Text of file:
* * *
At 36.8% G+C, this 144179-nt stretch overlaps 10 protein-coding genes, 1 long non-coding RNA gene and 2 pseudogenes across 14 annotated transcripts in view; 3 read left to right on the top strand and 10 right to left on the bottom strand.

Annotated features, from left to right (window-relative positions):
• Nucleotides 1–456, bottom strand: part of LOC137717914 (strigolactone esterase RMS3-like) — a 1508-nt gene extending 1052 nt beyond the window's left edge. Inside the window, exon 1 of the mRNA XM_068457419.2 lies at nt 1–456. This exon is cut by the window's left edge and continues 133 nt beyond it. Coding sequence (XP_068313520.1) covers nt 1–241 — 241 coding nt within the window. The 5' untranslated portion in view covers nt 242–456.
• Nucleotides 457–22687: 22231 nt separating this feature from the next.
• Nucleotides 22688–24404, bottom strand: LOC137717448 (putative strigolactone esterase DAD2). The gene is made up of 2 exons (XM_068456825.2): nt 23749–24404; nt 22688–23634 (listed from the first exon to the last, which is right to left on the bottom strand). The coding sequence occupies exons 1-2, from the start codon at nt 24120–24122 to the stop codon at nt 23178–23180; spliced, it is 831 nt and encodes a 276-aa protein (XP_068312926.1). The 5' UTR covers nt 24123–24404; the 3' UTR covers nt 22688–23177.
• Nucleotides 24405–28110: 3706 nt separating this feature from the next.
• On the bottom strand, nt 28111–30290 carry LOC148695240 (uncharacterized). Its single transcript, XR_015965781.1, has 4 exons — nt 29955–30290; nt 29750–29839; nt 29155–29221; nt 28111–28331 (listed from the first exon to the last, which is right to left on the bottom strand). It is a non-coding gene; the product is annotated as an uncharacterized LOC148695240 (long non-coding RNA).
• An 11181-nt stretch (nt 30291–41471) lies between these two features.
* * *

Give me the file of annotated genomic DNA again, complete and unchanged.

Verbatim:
At 36.8% G+C, this 144179-nt stretch overlaps 10 protein-coding genes, 1 long non-coding RNA gene and 2 pseudogenes across 14 annotated transcripts in view; 3 read left to right on the top strand and 10 right to left on the bottom strand.

Annotated features, from left to right (window-relative positions):
• Nucleotides 1–456, bottom strand: part of LOC137717914 (strigolactone esterase RMS3-like) — a 1508-nt gene extending 1052 nt beyond the window's left edge. Inside the window, exon 1 of the mRNA XM_068457419.2 lies at nt 1–456. This exon is cut by the window's left edge and continues 133 nt beyond it. Coding sequence (XP_068313520.1) covers nt 1–241 — 241 coding nt within the window. The 5' untranslated portion in view covers nt 242–456.
• Nucleotides 457–22687: 22231 nt separating this feature from the next.
• Nucleotides 22688–24404, bottom strand: LOC137717448 (putative strigolactone esterase DAD2). The gene is made up of 2 exons (XM_068456825.2): nt 23749–24404; nt 22688–23634 (listed from the first exon to the last, which is right to left on the bottom strand). The coding sequence occupies exons 1-2, from the start codon at nt 24120–24122 to the stop codon at nt 23178–23180; spliced, it is 831 nt and encodes a 276-aa protein (XP_068312926.1). The 5' UTR covers nt 24123–24404; the 3' UTR covers nt 22688–23177.
• Nucleotides 24405–28110: 3706 nt separating this feature from the next.
• On the bottom strand, nt 28111–30290 carry LOC148695240 (uncharacterized). Its single transcript, XR_015965781.1, has 4 exons — nt 29955–30290; nt 29750–29839; nt 29155–29221; nt 28111–28331 (listed from the first exon to the last, which is right to left on the bottom strand). It is a non-coding gene; the product is annotated as an uncharacterized LOC148695240 (long non-coding RNA).
• An 11181-nt stretch (nt 30291–41471) lies between these two features.